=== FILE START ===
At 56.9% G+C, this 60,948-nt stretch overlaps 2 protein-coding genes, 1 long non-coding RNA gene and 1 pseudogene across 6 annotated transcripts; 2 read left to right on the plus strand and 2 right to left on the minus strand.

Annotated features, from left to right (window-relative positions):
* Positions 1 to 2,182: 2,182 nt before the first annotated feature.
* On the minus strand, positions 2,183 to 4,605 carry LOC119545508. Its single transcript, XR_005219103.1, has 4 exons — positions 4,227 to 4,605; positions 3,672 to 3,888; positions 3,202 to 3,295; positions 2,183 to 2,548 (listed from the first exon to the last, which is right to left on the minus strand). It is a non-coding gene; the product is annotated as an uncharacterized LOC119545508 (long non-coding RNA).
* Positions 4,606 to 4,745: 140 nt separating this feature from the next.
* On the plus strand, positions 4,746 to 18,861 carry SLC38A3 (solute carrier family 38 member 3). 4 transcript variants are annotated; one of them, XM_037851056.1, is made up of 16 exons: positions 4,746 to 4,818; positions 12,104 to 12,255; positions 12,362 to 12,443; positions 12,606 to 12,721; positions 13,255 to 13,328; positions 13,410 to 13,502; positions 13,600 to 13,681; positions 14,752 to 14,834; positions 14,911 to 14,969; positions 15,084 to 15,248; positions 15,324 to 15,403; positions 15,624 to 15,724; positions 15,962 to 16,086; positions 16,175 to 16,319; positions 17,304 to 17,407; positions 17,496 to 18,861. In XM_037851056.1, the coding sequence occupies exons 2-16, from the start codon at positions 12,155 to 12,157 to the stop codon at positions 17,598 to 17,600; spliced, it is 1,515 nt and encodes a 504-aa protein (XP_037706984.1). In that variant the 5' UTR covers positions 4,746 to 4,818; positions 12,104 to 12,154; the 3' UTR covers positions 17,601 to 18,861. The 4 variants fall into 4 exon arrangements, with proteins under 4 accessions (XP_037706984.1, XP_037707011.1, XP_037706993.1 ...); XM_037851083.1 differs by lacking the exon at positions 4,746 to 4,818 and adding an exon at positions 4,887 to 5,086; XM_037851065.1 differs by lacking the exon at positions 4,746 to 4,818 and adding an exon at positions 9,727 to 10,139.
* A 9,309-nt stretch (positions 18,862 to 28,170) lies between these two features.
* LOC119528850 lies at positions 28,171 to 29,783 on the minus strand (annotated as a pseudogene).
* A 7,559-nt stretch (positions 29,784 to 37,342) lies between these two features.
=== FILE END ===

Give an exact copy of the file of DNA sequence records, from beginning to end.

At 56.9% G+C, this 60,948-nt stretch overlaps 2 protein-coding genes, 1 long non-coding RNA gene and 1 pseudogene across 6 annotated transcripts; 2 read left to right on the plus strand and 2 right to left on the minus strand.

Annotated features, from left to right (window-relative positions):
* Positions 1 to 2,182: 2,182 nt before the first annotated feature.
* On the minus strand, positions 2,183 to 4,605 carry LOC119545508. Its single transcript, XR_005219103.1, has 4 exons — positions 4,227 to 4,605; positions 3,672 to 3,888; positions 3,202 to 3,295; positions 2,183 to 2,548 (listed from the first exon to the last, which is right to left on the minus strand). It is a non-coding gene; the product is annotated as an uncharacterized LOC119545508 (long non-coding RNA).
* Positions 4,606 to 4,745: 140 nt separating this feature from the next.
* On the plus strand, positions 4,746 to 18,861 carry SLC38A3 (solute carrier family 38 member 3). 4 transcript variants are annotated; one of them, XM_037851056.1, is made up of 16 exons: positions 4,746 to 4,818; positions 12,104 to 12,255; positions 12,362 to 12,443; positions 12,606 to 12,721; positions 13,255 to 13,328; positions 13,410 to 13,502; positions 13,600 to 13,681; positions 14,752 to 14,834; positions 14,911 to 14,969; positions 15,084 to 15,248; positions 15,324 to 15,403; positions 15,624 to 15,724; positions 15,962 to 16,086; positions 16,175 to 16,319; positions 17,304 to 17,407; positions 17,496 to 18,861. In XM_037851056.1, the coding sequence occupies exons 2-16, from the start codon at positions 12,155 to 12,157 to the stop codon at positions 17,598 to 17,600; spliced, it is 1,515 nt and encodes a 504-aa protein (XP_037706984.1). In that variant the 5' UTR covers positions 4,746 to 4,818; positions 12,104 to 12,154; the 3' UTR covers positions 17,601 to 18,861. The 4 variants fall into 4 exon arrangements, with proteins under 4 accessions (XP_037706984.1, XP_037707011.1, XP_037706993.1 ...); XM_037851083.1 differs by lacking the exon at positions 4,746 to 4,818 and adding an exon at positions 4,887 to 5,086; XM_037851065.1 differs by lacking the exon at positions 4,746 to 4,818 and adding an exon at positions 9,727 to 10,139.
* A 9,309-nt stretch (positions 18,862 to 28,170) lies between these two features.
* LOC119528850 lies at positions 28,171 to 29,783 on the minus strand (annotated as a pseudogene).
* A 7,559-nt stretch (positions 29,784 to 37,342) lies between these two features.